The Apothecary’s Daughter

The Apothecary’s Daughter
by Julie Klassen
Baker Publishing Group, 2009

It’s a shame that women cannot be apprentices because the years Lillian Haswell has spent helping her father in his apothecary shop have thoroughly prepared her for the profession. On the other hand, she longs for new experiences, the same longing that she suspects drove her mother to abandon their family. When Lilly’s wealthy aunt and uncle extend an invitation for her to spend a season with them in London she jumps at the chance. Lilly enjoys her time in society, though she must always be careful to hide her humble upbringing and her mother’s scandal from potential suitors. One day she stumbles upon information that might lead to her mother’s whereabouts and enlists her uncle’s help in pursuing the lead, but things get complicated when her past begins to be revealed. Then a message from a family friend informing her that her father has fallen ill brings her back to her village and she finds her home and family have fallen into deplorable condition in her absence. She believes she will have to choose between family obligation and romance, but will she?

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Lillian Haswell is a likable character for her spunkiness and selflessness. Though she goes her own way here and there, she ultimately makes her decisions based on the welfare of those that she cares about and isn’t afraid to stand up against injustice. This likability serves to highlight the theme of inequality that runs through the story. Lilly is bright, with a nearly perfect memory for medical ingredients and compounds, and yet she is unfit to be an apothecary? Several characters with disabilities are also treated unfairly as times, in keeping with widely held beliefs of the time period (early 1800’s).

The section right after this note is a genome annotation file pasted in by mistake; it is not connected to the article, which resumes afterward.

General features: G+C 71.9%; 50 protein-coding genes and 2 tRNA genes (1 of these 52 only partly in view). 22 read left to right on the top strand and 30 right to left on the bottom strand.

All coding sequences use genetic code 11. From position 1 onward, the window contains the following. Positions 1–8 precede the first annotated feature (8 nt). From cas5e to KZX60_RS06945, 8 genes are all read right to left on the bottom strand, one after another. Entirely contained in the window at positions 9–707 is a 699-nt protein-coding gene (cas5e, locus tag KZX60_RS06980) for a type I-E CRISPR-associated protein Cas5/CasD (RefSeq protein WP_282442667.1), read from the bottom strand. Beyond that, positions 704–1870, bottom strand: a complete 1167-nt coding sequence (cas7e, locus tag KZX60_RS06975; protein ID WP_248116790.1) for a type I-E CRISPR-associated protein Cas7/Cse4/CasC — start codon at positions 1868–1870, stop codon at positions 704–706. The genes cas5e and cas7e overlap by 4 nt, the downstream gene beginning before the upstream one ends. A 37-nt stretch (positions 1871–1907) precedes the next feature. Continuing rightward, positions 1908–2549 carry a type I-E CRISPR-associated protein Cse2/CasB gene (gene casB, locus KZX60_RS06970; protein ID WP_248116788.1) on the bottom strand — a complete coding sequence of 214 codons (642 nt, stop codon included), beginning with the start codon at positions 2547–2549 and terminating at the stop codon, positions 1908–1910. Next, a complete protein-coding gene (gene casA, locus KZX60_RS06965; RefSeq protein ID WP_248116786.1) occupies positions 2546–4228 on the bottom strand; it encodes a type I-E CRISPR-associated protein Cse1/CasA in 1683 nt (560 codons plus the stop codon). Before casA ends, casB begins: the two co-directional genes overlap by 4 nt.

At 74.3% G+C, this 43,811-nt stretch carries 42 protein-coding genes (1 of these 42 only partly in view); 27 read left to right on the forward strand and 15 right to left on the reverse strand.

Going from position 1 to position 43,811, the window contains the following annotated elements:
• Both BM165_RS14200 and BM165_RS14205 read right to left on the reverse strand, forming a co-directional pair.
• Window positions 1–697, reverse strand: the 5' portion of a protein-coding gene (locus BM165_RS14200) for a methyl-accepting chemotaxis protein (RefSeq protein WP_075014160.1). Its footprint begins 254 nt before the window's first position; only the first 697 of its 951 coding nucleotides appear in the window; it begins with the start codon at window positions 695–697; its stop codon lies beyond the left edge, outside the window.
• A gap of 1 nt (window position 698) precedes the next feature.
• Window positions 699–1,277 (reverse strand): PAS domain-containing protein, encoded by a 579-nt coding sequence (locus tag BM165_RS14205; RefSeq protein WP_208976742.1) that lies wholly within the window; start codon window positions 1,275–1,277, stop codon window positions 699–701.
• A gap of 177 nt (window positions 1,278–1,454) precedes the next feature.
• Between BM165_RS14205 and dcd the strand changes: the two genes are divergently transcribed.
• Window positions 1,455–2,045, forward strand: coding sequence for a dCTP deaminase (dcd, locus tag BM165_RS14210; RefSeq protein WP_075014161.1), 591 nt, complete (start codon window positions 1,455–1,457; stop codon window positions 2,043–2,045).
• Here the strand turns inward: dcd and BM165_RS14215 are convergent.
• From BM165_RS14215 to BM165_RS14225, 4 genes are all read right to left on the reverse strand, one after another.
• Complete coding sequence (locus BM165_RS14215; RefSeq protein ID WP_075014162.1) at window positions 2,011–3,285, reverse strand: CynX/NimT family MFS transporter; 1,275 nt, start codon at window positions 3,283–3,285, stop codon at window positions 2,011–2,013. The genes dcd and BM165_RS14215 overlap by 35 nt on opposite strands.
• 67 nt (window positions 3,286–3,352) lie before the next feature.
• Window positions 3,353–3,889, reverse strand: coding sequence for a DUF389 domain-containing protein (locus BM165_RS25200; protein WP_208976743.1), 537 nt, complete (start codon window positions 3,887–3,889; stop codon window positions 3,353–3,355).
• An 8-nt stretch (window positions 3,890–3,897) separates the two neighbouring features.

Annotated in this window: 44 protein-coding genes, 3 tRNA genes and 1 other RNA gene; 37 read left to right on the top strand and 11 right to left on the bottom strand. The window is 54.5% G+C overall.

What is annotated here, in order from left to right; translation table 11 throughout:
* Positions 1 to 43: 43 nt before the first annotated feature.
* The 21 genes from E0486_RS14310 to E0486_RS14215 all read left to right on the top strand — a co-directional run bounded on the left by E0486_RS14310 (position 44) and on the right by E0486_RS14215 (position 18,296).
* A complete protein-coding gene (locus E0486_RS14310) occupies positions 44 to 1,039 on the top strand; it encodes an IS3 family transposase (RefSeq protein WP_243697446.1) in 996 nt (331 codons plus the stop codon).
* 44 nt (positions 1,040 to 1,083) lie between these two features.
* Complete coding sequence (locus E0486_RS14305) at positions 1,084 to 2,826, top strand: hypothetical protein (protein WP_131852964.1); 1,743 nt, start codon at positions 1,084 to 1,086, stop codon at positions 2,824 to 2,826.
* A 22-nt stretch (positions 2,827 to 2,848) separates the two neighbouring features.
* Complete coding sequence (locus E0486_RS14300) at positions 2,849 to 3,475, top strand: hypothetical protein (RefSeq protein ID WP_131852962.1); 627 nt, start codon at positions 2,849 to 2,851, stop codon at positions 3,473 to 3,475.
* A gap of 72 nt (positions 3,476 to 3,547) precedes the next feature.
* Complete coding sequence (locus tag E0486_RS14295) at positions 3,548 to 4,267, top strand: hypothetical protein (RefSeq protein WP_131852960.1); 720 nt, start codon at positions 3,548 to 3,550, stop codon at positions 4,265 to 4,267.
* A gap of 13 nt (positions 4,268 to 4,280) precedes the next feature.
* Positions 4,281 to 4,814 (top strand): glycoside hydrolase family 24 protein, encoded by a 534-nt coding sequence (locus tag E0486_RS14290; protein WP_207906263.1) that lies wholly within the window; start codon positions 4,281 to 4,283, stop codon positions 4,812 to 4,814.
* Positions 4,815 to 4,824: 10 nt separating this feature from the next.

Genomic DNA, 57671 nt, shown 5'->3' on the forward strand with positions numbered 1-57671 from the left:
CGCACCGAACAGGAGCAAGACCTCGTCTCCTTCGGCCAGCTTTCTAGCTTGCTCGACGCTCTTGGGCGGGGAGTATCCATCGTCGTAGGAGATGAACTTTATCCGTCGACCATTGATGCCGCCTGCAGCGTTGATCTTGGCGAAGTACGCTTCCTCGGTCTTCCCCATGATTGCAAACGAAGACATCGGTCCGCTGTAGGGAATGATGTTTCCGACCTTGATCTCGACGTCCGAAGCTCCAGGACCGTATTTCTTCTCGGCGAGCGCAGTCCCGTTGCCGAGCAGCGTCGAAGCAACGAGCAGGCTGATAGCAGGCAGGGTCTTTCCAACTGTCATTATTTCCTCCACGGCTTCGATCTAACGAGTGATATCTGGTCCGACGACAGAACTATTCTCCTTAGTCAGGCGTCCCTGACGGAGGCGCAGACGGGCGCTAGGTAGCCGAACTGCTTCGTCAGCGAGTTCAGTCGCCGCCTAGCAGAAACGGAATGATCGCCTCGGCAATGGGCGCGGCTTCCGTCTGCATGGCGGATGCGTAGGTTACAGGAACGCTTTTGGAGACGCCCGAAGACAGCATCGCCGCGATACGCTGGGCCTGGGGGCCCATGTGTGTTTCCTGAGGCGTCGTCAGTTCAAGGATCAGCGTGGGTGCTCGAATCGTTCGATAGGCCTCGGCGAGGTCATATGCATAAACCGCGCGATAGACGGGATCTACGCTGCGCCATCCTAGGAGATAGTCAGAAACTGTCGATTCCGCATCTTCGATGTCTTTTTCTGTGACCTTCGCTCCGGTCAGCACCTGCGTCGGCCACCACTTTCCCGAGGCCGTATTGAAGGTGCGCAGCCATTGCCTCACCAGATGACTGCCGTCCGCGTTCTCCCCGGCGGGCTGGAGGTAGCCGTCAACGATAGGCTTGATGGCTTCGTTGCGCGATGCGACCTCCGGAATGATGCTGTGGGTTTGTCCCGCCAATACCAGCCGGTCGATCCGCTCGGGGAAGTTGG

One of the things I loved about this novel is that the suitor she will ultimately choose is not immediately clear. There are several gentleman in the running who all have their own merits and weaknesses, and none are automatically characterized as the primary love interest. She is courted by several suitors and demonstrates grace and honesty with each, though a lack of communication causes some confusion a few times. It was refreshing to watch her discover who was right for her through the course of the book instead of having it written in all caps on a banner pulled behind a blimp in the first chapter. Part of that discovery rests on Lilly learning to rely on God instead of herself and to seek a mate who does the same.

The second thing I enjoyed was the historical aspect of medical treatment. The author portrays the struggle between the different branches of medicine at this time as apothecaries, physicians, and surgeons were all trying to establish boundary lines in their profession. Woven into the professional debate is the fact that women are not permitted in those occupations, so Lilly takes a huge risk when she dispenses medicines under her father’s name while he is ill, despite the fact that she is equally or more qualified than many men who have hung an apothecary shingle.
Along the same vein, there is some discussion about the treatments of various illnesses that we obviously do not adhere to today, but that were accepted and routine at the time (bloodletting and the use of leeches, for example). An epileptic character and mentally handicapped character also highlight examples of the differences in how disorders were perceived then as opposed to now.
I am a huge Julie Klassen fan. She has published ten novels in the last eight years and I have devoured nine of them. One more to go and then the wait is on for her next novel, scheduled for release in December of 2016. All her works up to this point have been stand alone, so the upcoming book is notable for being the first time she has begun a series. I can’t wait to read it!


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